Embellished Denim: So Over?
There’s an interesting article in this month’s Details magazine we laughed at and thought we’d share. Are embellished jeans, like, so 2007 and over? Or do you still rock your crystallized and embellished denim in 2008?
The torn knees, the bleached thighs, even the girlishly embroidered back pockets—those could have been predicted. But no one saw this coming: At the Country Music Awards a few years ago, the person in the most jaw-droppingly ornamented denim outfit—the country-western equivalent of Louis XIV’s brocaded finest—wasn’t Dolly Parton, it was Keith Urban. Granted, it was the Country Music Awards, where the red carpet isn’t exactly a parade of Jil Sander minimalism, but Urban’s clingy jeans, covered with doily-like embroidery, represented a tipping point.
The denim offensive, which began in the late nineties and, according to the 2006 book Jeans: A Cultural History of an American Icon, saw almost 800 brands on the market by 2004, seems to have broken down the barrier between men’s and women’s denim.
“Jeans were designed to be tough and rugged—the epitome of cool,” says Scott Morrison, the founder of Earnest Sewn. “They’re not supposed to emanate femininity.”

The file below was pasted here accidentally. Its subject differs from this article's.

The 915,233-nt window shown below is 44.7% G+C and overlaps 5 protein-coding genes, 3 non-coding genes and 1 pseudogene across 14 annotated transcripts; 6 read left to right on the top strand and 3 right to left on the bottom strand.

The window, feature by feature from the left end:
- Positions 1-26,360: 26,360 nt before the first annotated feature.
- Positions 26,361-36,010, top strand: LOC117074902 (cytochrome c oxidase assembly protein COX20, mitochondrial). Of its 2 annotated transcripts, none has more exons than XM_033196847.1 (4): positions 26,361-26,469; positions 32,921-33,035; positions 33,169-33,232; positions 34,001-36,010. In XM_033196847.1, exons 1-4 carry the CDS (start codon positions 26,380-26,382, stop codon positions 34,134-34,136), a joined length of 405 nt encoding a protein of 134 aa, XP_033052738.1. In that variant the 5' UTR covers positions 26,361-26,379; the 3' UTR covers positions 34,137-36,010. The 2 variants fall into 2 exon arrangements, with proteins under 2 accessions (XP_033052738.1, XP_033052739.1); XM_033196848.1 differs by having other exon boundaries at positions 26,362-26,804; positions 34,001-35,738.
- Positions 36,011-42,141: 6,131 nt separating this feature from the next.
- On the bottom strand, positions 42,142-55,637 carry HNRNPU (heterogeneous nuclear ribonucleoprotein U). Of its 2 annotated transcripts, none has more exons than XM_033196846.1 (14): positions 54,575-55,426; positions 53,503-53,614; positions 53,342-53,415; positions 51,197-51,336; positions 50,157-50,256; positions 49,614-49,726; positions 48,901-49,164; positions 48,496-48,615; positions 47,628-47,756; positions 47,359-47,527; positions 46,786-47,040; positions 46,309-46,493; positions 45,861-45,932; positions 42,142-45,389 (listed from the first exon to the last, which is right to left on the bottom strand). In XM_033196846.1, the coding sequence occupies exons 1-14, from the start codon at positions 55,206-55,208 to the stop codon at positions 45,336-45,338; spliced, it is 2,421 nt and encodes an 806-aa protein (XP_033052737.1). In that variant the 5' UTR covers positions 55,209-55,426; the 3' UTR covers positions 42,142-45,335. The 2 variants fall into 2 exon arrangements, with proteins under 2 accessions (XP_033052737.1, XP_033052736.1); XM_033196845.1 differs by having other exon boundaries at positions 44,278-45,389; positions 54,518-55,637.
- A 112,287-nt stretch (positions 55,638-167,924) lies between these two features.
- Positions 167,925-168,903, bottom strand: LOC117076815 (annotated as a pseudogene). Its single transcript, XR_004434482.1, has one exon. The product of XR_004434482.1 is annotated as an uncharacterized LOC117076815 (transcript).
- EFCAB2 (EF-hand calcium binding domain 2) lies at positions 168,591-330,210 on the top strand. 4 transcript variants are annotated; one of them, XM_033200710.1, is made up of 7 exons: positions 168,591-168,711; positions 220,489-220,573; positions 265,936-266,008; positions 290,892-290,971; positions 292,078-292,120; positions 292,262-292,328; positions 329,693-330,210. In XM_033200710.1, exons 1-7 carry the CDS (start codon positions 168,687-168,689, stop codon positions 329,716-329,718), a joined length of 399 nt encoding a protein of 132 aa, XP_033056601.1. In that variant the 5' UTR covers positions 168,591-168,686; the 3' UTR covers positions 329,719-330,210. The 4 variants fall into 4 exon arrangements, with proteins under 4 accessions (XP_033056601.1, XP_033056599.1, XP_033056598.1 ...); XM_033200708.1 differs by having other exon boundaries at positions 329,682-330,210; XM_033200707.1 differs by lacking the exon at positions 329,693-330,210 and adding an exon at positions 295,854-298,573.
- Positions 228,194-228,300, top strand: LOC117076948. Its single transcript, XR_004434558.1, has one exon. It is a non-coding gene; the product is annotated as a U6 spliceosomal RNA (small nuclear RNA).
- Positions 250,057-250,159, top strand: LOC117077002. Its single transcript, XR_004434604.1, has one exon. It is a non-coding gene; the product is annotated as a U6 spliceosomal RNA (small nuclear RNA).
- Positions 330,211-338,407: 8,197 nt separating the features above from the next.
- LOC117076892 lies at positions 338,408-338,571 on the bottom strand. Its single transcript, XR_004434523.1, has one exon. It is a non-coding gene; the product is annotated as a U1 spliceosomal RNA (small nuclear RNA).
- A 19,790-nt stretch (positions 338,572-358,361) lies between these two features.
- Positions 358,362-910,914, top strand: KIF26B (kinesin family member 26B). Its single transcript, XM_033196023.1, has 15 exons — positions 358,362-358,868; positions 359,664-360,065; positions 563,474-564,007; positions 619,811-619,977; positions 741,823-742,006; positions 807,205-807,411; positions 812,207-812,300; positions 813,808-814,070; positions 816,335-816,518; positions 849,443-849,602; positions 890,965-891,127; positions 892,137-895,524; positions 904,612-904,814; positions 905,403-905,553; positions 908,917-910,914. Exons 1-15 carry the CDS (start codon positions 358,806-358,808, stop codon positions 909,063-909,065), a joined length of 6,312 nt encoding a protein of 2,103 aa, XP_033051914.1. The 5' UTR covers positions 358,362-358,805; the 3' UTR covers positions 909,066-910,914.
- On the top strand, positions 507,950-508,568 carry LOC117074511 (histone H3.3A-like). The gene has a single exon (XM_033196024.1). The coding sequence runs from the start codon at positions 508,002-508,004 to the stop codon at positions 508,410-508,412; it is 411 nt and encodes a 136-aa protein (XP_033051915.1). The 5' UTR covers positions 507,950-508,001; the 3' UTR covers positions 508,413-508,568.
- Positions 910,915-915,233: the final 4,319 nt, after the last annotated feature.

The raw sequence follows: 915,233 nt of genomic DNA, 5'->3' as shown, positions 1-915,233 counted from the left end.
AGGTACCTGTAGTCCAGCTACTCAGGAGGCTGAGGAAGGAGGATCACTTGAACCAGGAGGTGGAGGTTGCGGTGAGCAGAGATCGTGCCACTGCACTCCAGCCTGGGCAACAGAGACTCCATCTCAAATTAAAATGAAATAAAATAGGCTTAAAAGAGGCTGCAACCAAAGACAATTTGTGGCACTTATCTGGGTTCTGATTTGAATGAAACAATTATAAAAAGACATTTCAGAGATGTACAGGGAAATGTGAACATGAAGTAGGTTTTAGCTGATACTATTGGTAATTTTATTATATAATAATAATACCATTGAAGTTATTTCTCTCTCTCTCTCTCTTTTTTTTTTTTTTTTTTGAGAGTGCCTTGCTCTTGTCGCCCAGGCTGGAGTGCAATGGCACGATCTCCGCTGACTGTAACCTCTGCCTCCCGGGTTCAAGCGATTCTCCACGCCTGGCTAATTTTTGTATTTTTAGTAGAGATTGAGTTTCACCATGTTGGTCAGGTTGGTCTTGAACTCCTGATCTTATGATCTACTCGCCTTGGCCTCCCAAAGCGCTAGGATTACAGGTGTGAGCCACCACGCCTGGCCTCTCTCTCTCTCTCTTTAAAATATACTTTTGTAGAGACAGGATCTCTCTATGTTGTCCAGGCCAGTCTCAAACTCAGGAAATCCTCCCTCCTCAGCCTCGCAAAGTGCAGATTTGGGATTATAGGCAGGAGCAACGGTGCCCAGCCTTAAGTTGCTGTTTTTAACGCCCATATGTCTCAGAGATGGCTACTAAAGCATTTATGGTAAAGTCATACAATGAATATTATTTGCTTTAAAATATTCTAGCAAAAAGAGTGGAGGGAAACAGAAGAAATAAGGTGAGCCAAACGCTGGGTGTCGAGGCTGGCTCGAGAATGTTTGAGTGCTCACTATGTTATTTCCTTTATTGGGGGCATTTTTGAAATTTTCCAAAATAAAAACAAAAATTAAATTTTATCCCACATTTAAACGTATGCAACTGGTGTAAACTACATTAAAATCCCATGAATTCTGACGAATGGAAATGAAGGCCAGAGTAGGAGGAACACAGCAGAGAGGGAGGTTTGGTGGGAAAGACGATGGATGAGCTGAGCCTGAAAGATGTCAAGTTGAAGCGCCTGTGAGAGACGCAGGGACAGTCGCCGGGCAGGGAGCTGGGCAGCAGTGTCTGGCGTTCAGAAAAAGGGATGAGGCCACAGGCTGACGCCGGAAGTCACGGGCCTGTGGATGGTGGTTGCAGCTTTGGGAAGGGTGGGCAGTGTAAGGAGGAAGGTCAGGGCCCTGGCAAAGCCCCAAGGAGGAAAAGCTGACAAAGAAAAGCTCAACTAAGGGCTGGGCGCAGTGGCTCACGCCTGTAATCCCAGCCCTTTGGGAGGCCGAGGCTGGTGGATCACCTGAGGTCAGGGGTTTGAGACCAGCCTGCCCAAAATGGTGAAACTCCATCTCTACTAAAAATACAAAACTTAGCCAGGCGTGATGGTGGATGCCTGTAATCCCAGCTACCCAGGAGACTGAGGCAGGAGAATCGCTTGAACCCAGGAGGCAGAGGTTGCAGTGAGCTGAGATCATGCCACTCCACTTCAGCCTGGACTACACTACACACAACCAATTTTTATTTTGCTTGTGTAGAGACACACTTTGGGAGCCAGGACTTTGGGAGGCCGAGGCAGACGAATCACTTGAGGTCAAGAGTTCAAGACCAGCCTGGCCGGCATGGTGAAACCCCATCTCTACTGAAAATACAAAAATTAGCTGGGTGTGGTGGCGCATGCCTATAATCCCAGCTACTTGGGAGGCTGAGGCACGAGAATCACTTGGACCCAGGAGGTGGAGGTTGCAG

Urban’s dolled-up Wranglers were only the beginning of the bastardization. Criss Angel and Dave Navarro have since shown up for events wearing jeans more elaborately decorated than a third-grade girl’s jazz-recital costume. Kevin Federline and Justin Timberlake haven’t taken it that far, but they’ve flirted with the look, wearing jeans with appliqued back pockets and airbrush-style bleaching.
“It’s very L.A.,” says Simon Miller, who started a line of men’s jeans last year. “It’s also kind of Dallas. Big hair, big heels, outrageous jeans. It’s like when women try to outdo each other by wearing the most jewelry.”
The men who made jeans an American icon wouldn’t have been caught dead using denim fit for a Vegas showgirl to prove their potency. The laborers whom Levi’s made the prototypical pair for in 1873. James Dean, who wore his out on the seat of a motorcycle. The Marlboro Man, whose jeans’ only unnatural adornment was the worn spot from a pack of Reds. For guys like that, being a bad-ass wouldn’t have involved wearing jeans adorned with embroidered Gothic crosses—getting tattoos of them would have been enough.